» Materials and Methods Top


Patient samples

Five different glioma patient tumor samples were collected in the present study, as core tumor and peripheral tumor tissues. A part of the samples was used for tissue processing and the remaining samples were used for biochemical analysis. Informed consent was obtained from the patient/relatives before collecting the samples. Histopathological details of the samples used were elucidated earlier from our laboratory. [11]

Immunohistochemistry

Samples were fixed in 4% buffered paraformaldehyde and subsequently dehydrated in series of graded alcohol and then cleared by using chloroform. Finally, tissues were infiltrated and fixed in the paraffin to make tissue blocks. Thin sections of 6 µ were taken and transferred onto pre-coated glass slides. Antigen unmasking was carried out by microwaving the sections in 10 mM sodium citrate buffer pH 6.0. Sections were incubated with 3% H 2 O 2 (contained in 50% methanol) for 10-20 min. Blocking was done in 100 to 400 µl of normal goat serum for 1-2 h at room temperature. Then sections were incubated along with the primary antibodies (polyclonal cleaved caspase-3 obtained from cell signaling technology, Beverly, MA, USA; monoclonal granzyme B and polyclonal AIF obtained from oncogene research products, CA, USA: monoclonal cyclo-oxygenase-2 obtained from Genetix Biotech Asia pvt., ltd., New Delhi, India ) overnight at 4 o C in a humid chamber. Peroxidase conjugated secondary antibody was used for 1 h incubation time at room temperature followed by phosphate buffer saline (PBS) washes (3 X 5 min each). Again the sections were reincubated with 100-400 µl avidin-biotin complex (ABC) link for 30 min at room temperature. Sections were washed three times and incubated with 100-400 µl of diaminobenzidine (DAB) chromagen solution till color develops. Hematoxylin was used as a counter stain. Finally, sections were dehydrated in series of graded alcohols and cleared in xylene. Mounting was done by using DPX and cover slips. All the reagents and secondary antibodies used in the protocol were obtained from DAKO Cytomation, California, USA.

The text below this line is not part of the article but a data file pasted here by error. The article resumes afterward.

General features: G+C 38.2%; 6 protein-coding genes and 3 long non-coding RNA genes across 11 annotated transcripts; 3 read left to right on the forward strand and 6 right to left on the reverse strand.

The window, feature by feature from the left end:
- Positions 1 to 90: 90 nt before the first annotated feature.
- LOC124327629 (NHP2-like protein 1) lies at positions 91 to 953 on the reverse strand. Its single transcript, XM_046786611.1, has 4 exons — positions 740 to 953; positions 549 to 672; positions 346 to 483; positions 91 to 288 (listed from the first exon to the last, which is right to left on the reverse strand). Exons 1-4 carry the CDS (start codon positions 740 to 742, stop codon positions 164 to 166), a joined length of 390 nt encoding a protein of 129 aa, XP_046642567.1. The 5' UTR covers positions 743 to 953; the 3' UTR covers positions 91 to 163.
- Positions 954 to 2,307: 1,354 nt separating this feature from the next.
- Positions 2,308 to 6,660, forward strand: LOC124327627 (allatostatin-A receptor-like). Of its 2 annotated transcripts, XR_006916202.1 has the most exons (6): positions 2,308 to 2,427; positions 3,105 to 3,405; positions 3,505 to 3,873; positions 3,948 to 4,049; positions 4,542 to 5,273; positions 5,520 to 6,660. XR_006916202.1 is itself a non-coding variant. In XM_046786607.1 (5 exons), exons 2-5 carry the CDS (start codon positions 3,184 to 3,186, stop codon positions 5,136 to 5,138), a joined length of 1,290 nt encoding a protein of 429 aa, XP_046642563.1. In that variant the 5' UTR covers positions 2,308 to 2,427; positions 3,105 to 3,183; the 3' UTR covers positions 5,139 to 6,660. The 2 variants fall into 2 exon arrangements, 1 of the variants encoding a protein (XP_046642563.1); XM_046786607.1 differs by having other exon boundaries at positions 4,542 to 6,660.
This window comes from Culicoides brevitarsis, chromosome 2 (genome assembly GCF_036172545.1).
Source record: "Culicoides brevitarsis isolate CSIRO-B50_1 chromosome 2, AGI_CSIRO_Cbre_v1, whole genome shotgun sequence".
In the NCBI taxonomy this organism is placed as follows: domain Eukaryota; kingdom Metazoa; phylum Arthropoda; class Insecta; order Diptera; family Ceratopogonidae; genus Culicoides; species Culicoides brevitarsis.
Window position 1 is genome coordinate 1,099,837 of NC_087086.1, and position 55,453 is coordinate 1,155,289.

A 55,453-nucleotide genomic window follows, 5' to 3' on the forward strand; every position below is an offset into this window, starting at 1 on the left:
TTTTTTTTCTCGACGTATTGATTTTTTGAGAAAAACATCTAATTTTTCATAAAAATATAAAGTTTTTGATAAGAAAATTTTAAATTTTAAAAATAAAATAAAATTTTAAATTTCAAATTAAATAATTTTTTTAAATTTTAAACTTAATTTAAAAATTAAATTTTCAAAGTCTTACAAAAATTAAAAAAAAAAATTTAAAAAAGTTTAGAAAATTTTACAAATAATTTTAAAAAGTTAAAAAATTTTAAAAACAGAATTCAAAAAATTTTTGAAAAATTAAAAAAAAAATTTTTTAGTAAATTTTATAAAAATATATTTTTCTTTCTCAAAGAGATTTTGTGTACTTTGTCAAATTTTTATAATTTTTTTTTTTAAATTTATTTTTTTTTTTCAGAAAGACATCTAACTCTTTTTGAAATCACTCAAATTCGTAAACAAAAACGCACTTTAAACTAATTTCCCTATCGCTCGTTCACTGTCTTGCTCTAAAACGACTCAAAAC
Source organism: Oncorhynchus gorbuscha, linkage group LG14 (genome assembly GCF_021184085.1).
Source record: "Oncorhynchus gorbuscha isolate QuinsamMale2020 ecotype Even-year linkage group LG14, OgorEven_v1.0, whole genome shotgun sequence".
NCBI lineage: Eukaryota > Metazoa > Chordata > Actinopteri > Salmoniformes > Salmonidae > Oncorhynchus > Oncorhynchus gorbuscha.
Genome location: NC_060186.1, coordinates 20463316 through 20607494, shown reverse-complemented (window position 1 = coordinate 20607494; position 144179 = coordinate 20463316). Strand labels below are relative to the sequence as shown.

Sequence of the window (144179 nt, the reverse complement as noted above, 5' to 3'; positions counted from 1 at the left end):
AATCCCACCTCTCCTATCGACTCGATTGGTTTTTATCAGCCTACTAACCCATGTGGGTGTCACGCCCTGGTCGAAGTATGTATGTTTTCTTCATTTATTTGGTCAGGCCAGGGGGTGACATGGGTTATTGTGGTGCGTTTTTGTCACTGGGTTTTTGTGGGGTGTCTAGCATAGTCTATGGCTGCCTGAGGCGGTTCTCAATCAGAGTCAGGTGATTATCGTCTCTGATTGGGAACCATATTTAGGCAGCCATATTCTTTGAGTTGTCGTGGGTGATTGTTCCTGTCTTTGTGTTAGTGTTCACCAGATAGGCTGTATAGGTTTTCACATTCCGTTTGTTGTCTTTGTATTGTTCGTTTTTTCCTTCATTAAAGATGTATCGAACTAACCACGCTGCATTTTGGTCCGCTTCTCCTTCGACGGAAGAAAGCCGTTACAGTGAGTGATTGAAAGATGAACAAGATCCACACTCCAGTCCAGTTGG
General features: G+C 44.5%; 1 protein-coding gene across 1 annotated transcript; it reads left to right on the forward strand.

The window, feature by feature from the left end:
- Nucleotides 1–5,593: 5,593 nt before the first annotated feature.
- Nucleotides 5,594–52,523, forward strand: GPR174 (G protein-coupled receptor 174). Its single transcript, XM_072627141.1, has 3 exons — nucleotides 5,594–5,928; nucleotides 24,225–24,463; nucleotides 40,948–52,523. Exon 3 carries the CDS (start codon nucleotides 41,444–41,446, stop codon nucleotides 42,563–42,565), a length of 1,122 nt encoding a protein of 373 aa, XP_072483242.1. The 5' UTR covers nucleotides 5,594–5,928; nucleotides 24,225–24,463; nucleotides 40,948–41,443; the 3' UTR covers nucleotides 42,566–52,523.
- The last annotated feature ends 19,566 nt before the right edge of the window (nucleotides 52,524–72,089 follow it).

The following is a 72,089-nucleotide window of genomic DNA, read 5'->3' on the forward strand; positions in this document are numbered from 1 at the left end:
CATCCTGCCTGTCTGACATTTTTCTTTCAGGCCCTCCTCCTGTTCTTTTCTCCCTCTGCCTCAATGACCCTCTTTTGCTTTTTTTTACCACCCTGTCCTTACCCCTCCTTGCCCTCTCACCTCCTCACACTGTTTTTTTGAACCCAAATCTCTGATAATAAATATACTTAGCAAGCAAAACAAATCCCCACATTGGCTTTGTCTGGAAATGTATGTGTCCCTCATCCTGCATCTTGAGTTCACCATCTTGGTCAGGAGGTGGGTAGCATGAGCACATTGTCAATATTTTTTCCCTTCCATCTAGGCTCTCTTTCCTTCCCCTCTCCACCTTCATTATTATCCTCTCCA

Western immunoblotting

Samples were homogenized in the radio immunoprecipitation assay (RIPA) buffer, containing 50 mM tris HCl pH 8.0, 150 mM NaCl, 1 mM EDTA, 0.4% deoxy cholate, 1% non-idet p-40 containing protease inhibitor of 1 mM PMSF and phosphatase inhibitors including 10 mM β-glycerophosphate, 10 mM NaF, 0.3 mM Na3VO4. Equal amounts of protein from different samples were separated on a SDS-PAGE. Further proteins were transferred onto a nitrocellulose membrane. Membranes were incubated for 12-14 h in primary antibodies (polyclonal anti-caspase-3, polyclonal full length anti-PARP obtained from cell signaling technology, Beverly, MA, USA: polyclonal anti-AIF, monoclonal anti-granzyme B obtained from oncogene research products, CA, USA; monoclonal anti-calpain I and II obtained as a gift from Dr. Panaiyur S. Mohan, Nathan Kline Institute, NY, USA) at 4 o C. Blots were re-incubated with the secondary antibodies conjugated to alkaline peroxidase (ALP) (anti-rabbit and anti-mouse IgG conjugated ALP obtained from Genei Pvt. Ltd., Bangalore, India; diluted 1:1000 in 5% non-fat dry skim milk powder in TBS) for 1 h at room temperature. Immunoreactivity was visualized by incubating the blots with 33 µl of 5-bromo 4-chloro-3-indoyl phosphate (BCIP) 5% and 66 µl of nitro blue tetrazolium chloride monohydrate (NBT) 1% in 10 ml of ALP buffer.